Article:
The first task is to "modify standard parts." It is estimated to take sixteen days elapsed time, and is being done by the resources in the Engineering Drawings department.

Every theory or methodology is based upon assumptions. Critical Chain is no exception. One of the assumptions in Critical Chain is that a task time, such as the first task described above, is not a deterministic number. It is an estimate. What this means is that any task that is part of a project cannot be predetermined to take an exact amount of time. By the very nature of projects, each task is unique and somewhat unpredictable in terms of how long it will take. Even if the same person were to do an almost identical task as before, the time to perform the task can vary widely. Is the person's mental state the same? Is he using the identical computer and software as before? Are all of the conditions identical (team members, bosses, external contractors, communications facilities, etc.)?

In this section, we will explore how the task time varies in execution, and how this impacts the estimate. In most companies, people take pride in reliable estimates. It is not good for anyone's career, especially an engineer's career, to repeatedly be way off on estimates. Considering that an engineer can never predict exactly what kinds of problems he or she may run into, and considering that this project is not the only work that the engineer is doing, the engineer provides an estimate that takes all of these considerations into account.

The engineer knows that this is not the only project the company is working on. Some work is far more urgent than other work, and the urgency itself is unpredictable. What happens is that a contractor or a community decides to build towers to offer new or improved communications services within the community. Many residents who live in the community consider the towers ugly and do not want them erected near where they live, so locations for a tower are limited. Further, the approval of a particular location requires preliminary surveys, including a geological survey to check soil conditions, and some political investigation to determine which locations are likely to be approved by the zoning commission.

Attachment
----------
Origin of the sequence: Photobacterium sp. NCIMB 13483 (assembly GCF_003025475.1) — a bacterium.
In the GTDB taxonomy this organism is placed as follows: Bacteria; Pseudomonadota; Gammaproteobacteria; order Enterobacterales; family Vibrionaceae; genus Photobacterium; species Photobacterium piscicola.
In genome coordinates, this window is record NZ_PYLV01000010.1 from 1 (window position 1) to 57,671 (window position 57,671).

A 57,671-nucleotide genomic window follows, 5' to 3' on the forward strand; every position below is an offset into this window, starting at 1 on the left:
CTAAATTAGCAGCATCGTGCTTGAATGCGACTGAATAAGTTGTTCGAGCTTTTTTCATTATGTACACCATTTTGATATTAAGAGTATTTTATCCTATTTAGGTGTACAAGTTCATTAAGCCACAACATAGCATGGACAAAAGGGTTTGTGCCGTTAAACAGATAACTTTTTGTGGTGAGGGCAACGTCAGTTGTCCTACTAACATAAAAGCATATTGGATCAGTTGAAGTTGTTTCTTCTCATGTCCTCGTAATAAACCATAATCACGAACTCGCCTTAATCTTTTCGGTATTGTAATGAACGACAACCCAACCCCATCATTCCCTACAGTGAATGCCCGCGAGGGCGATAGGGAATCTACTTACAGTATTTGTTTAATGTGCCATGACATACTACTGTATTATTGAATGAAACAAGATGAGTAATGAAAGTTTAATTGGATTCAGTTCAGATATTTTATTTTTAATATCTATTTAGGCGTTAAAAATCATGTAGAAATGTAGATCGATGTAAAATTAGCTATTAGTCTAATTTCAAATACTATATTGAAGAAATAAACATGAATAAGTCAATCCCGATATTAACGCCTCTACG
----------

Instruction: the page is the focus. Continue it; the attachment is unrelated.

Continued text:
Therefore, it is quite unpredictable when a location will be found and approved. Once a location is approved, the contractor often wants the project work done as soon as possible, before people change their minds.

This is all part of the engineer's uncertainty when providing an estimate. In this case, assume that the task could be realistically done in ten days if the engineer could dedicate himself to this one task. However, this rarely happens. If other project work is authorized, the engineer will either be working substantial overtime to meet the ten-day estimate or will be late.

Therefore, the engineer does not give an estimate of ten days. The engineer protects his reputation by committing to a date that gives him flexibility. In other words, there is a difference between the due-date he would commit to if dedicated to the one task (a "dedicated" estimate) versus the due date he actually commits to ("elapsed time" estimate). Another way to protect his reputation is to add safety or padding time directly into the task estimate. This is more common where the amount of individual effort on tasks is closely watched or tracked.

So far, we have discussed only the first task, which has relatively little variability. The engineers are taking existing drawings and doing minor modifications. The amount of protection on this type of task is likely to be small.